“Hey Bruce….is your phone near you, because it’s been ringing and ringing!” I shout out to my husband, who’s working on the computer in the other room.
“Yes, I know, thanks. I have it right here…it’s Boniface* who’s been calling. I just can’t talk to him right now,” he replies. (*not his real name)
Oh, ok. That explains it. It’s Boniface, a friend of many years from the Maasai community below Kijabe.
Boniface who, as a 10th grade high school dropout back in the early 2000’s, was hired to teach an adult literacy course to the unschooled Maasai women of his community. He did so, faithfully and cheerfully, for about a year.
Even though he was never paid.
“Somehow” the funds that had been raised and contributed to the local Community Women’s Self-Help Organization to pay for these services never found their way to him.
It was partly because of this egregious “oversight” and partly because of our connection to this Maasai community that we agreed to raise the necessary funds to help Boniface finish his remaining two years of high school (note: high school education in Kenya is not “free”).
Even though education is valued by families, most often there is not enough money for school fees, especially when one has a family consisting of an aging father with 3-4 wives, homes for each, and numerous siblings/relatives to feed and clothe. Add to that the livestock: sheep, goats, and cows, and it’s no wonder that Boniface’s family was unable to assist him with fees past the 10th grade.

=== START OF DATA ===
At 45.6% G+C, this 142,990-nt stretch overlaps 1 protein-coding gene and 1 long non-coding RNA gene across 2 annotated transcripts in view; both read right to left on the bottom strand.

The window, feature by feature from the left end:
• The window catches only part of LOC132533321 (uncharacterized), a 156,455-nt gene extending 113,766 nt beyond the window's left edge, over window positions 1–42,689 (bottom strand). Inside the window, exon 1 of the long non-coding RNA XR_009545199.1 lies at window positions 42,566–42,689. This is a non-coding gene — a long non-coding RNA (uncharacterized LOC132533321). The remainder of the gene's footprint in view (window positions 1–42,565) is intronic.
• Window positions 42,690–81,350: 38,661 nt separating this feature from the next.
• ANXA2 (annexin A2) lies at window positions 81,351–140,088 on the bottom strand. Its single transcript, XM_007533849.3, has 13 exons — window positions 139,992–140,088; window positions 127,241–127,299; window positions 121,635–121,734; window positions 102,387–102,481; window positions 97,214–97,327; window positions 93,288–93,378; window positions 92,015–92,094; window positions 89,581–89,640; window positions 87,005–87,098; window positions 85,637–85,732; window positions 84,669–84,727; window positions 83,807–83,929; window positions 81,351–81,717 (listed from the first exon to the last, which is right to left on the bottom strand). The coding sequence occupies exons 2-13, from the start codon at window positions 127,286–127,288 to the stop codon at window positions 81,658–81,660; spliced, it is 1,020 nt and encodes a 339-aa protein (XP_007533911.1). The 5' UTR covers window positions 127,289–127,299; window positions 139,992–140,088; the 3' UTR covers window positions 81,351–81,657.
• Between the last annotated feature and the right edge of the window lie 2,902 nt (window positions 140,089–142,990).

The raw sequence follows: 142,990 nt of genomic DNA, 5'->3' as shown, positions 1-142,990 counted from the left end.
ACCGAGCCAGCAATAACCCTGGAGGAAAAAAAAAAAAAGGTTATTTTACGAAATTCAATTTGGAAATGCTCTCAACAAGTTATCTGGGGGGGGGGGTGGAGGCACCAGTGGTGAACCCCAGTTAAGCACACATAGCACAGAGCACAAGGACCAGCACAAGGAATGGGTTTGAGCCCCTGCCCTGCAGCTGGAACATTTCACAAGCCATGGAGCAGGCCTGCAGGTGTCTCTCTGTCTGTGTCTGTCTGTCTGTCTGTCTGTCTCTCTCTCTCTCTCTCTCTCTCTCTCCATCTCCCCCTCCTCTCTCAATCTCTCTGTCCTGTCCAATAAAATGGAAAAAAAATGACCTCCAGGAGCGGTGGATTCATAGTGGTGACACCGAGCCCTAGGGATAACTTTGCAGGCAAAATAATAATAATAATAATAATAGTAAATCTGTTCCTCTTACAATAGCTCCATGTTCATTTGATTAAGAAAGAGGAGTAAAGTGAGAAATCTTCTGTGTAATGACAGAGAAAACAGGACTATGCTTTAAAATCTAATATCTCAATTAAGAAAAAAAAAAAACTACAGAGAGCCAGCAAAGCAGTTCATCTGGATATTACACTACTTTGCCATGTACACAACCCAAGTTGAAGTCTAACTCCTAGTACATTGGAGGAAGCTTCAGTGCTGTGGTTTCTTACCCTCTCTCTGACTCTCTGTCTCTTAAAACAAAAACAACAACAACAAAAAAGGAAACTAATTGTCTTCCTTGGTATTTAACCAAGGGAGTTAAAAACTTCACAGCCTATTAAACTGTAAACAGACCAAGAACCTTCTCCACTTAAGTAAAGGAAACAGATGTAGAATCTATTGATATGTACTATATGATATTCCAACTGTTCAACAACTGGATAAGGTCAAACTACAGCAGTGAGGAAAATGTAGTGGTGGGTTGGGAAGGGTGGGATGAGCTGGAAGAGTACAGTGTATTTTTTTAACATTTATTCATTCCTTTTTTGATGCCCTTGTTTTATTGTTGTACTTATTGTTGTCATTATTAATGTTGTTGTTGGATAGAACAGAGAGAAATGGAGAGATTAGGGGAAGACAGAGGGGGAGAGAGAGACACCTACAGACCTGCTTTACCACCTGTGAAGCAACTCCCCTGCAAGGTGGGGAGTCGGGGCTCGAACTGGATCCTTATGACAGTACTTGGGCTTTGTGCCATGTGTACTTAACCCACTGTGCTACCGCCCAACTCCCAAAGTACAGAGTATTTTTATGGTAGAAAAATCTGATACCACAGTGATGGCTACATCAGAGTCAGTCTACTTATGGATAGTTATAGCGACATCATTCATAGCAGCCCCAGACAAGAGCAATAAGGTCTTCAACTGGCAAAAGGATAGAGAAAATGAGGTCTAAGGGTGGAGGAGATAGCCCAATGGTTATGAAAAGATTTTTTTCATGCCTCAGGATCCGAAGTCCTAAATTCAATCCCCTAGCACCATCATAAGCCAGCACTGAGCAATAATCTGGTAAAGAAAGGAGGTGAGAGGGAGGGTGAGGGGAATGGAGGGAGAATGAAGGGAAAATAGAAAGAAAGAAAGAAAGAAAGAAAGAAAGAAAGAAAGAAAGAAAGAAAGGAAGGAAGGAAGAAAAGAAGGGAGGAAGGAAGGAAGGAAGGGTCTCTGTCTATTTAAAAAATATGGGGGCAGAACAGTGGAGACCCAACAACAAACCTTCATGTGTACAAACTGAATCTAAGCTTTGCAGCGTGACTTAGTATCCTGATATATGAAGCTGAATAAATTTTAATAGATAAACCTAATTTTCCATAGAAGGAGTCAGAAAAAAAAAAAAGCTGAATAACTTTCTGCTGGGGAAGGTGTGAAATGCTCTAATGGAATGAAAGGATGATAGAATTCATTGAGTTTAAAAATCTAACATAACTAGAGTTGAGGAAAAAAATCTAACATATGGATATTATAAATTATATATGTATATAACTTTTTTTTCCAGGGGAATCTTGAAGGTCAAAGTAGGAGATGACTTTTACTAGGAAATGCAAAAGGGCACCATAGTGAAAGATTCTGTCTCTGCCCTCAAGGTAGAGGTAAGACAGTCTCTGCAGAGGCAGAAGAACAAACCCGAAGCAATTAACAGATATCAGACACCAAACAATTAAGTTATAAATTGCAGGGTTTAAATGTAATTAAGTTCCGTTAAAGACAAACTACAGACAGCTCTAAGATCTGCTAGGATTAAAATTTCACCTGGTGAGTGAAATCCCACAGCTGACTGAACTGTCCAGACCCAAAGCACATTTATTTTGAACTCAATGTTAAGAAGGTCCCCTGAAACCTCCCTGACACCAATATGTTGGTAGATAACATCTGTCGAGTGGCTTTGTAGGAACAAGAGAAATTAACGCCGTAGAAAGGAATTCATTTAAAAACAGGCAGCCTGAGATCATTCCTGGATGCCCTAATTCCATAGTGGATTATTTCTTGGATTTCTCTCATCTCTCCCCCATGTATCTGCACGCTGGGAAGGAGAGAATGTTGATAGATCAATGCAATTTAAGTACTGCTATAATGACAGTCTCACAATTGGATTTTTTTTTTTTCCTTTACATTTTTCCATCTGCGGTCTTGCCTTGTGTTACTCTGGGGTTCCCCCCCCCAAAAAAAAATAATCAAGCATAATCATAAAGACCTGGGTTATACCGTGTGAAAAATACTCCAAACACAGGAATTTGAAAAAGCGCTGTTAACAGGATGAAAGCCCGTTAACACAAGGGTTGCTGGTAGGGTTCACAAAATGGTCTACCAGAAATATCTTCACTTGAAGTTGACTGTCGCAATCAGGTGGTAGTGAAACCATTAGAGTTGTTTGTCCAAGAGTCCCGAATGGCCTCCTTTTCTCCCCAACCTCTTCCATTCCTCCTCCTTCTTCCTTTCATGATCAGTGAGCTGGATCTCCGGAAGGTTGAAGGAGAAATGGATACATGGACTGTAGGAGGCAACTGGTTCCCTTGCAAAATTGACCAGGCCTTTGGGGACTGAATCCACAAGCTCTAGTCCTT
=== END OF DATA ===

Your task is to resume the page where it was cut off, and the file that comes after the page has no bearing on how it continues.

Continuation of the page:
Therefore, we thought it a “good investment” to support this kind, articulate and bright young man who had demonstrated such selfless concern for the well-being of the illiterate women in his community.
With the help of many others and by God’s grace, Boniface was finally able to attain the long-awaited prize of a Kenya Certificate of Secondary Education (high school diploma). With this important credential in hand, employment opportunities would be more forth-coming for him.
Or so we thought.
Granted, jobs for Kenyans living in a rural environment are not easy to find, even with a high school degree. It wasn’t too long after his graduation that we began to get requests from Boniface for further financial assistance. These are just a few of them:
- First, it was for funding so that he could go to school to become an airline pilot (declined);
- Next, it was money he needed to help record and distribute a music CD (also declined);
- Requests to help with money for the ongoing medical concerns of his father (occasional help);
- Requests to fund his brother to put through high school (donor found);
- Requests to help with money for food for the community during times of drought (regularly);
- Requests to help build a stone house after he got married a few years ago (declined);
- Requests to help pay for the labor and materials for a new roof for this house (donor money found);